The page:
People gathered in the cold at Te Ranga, the hallowed battle site still mostly in darkness, to remember what happened there 154 years ago.

The Battle of Te Ranga took place on June 21, 1864 – it was a follow-up to the Battle of Gate Pā.

This morning at Te Ranga Reserve in Pyes Pa, on the corner of Pyes Pa Rd and Joyce Rd, about 50 people stood around the memorial, commemorating the tragedy and remembering the lives lost.

After a mihi, karakia and hymn, the battle was described by Tauranga-based military historian Dr Cliff Simons.

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Dr Simons, himself a lieutenant colonel, spoke in detail and depth about what happened that day.

A very quick attack by the British the morning after the Māori warriors arrived at Te Ranga meant they were unprepared and their fortifications were poor.

The Māori warriors were killed in very large numbers – 108 were buried at Te Ranga and another 15 later died in hospital at a nearby camp.

"And it's probable that others were never found because they were pursued for quite a long way," Simons said.

Thirteen British soldiers also died.

"So it was a very decisive victory for the British this time and it was devastating for the Māori communities."

The Battle of Te Ranga was described by Tauranga-based military historian Dr Cliff Simons. Photo / John Borren
The Battle of Te Ranga was described by Tauranga-based military historian Dr Cliff Simons. Photo / John Borren

Simons said some of the East Coast war parties were virtually entirely wiped out and it brought the whole episode of the Waikato War and the Tauranga campaign to an end.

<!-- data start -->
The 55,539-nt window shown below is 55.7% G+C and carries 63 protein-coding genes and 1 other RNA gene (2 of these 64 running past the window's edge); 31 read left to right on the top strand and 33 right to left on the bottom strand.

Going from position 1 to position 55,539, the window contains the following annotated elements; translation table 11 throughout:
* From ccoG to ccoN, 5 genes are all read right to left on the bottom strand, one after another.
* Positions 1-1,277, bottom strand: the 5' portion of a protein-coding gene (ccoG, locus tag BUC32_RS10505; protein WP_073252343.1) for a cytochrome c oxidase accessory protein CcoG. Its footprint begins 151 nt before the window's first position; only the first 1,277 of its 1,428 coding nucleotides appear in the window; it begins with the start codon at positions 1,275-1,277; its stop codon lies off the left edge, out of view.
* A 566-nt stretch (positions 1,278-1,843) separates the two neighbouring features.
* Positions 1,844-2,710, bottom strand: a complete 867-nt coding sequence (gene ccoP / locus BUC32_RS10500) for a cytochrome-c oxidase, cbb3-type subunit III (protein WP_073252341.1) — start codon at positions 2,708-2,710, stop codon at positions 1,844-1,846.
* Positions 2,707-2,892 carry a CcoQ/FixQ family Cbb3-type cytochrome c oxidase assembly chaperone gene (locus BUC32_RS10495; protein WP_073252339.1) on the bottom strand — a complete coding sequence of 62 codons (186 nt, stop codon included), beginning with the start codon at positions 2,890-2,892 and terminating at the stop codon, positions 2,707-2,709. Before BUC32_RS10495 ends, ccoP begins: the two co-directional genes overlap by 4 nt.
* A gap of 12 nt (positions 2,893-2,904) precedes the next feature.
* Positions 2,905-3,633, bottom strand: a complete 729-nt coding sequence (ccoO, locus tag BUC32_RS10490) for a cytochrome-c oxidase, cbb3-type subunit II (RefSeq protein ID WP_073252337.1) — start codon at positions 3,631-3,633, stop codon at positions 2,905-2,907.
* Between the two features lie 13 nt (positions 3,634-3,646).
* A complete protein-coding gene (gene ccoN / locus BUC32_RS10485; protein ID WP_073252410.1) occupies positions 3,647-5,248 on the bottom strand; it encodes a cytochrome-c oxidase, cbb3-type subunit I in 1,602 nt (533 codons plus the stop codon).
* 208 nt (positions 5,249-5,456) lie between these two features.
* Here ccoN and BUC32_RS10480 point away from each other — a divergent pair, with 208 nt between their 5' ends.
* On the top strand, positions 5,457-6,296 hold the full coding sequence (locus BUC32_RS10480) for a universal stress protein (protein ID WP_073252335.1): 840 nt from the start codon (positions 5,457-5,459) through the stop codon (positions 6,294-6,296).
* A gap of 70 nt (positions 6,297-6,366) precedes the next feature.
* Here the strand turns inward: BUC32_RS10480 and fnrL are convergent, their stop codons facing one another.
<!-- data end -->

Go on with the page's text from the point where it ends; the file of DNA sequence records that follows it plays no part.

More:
A pacification ceremony followed in August of that year – "a surrender if you like" – and then the government confiscated large tracts of land.

Simons said there was an increasing awareness across New Zealand of the country's colonial history and land wars.

"Māori have always kept the story alive and they've met at places like this and Gate Pā in small numbers, but we're definitely seeing the country get a lot more interested."

He said all battles were sad – "it's mankind at its worst, really" – but Te Ranga was particularly tragic.

"The death toll here in total is close to 150. So this is one of the biggest casualty rates in all of our colonial wars. So this battle should be remembered with sadness."

Ngāi Tamarāwaho kaumātua Peri Kohu also spoke and shared his family links to the battle.

He said Simons' detailed descriptions had left him feeling emotional.

"If that didn't conjure up in your mind the picture of what was happening at that time – related also to the fact that the people who were here were my great-grandfather and his father and their brothers and sisters – then you're in a different world."

Ngāi Tamarāwaho kaumātua Peri Kohu shared his family links to the Battle of Te Ranga. Photo / John Borren
Ngāi Tamarāwaho kaumātua Peri Kohu shared his family links to the Battle of Te Ranga. Photo / John Borren

Leanne Rolleston later reflected on the Battle of Te Ranga and on Romans 12:20 with plenty of emotion and passion.

"If your enemy is hungry, feed him; if he is thirsty, give him something to drink."

Western Bay Mayor Garry Webber also said a short speech.

"In my humble opinion we must do better in building the relationship that the Treaty asks of us. And days like today, should remind us why."

Bagpipes were played as wreaths were laid and a minute's silence followed.

Aquinas College students Nic Scott and Issie Dekker then read poems about the battle.

Whakaaria Mai was sung, a karakia was said, and everyone departed the hallowed battle site for morning tea.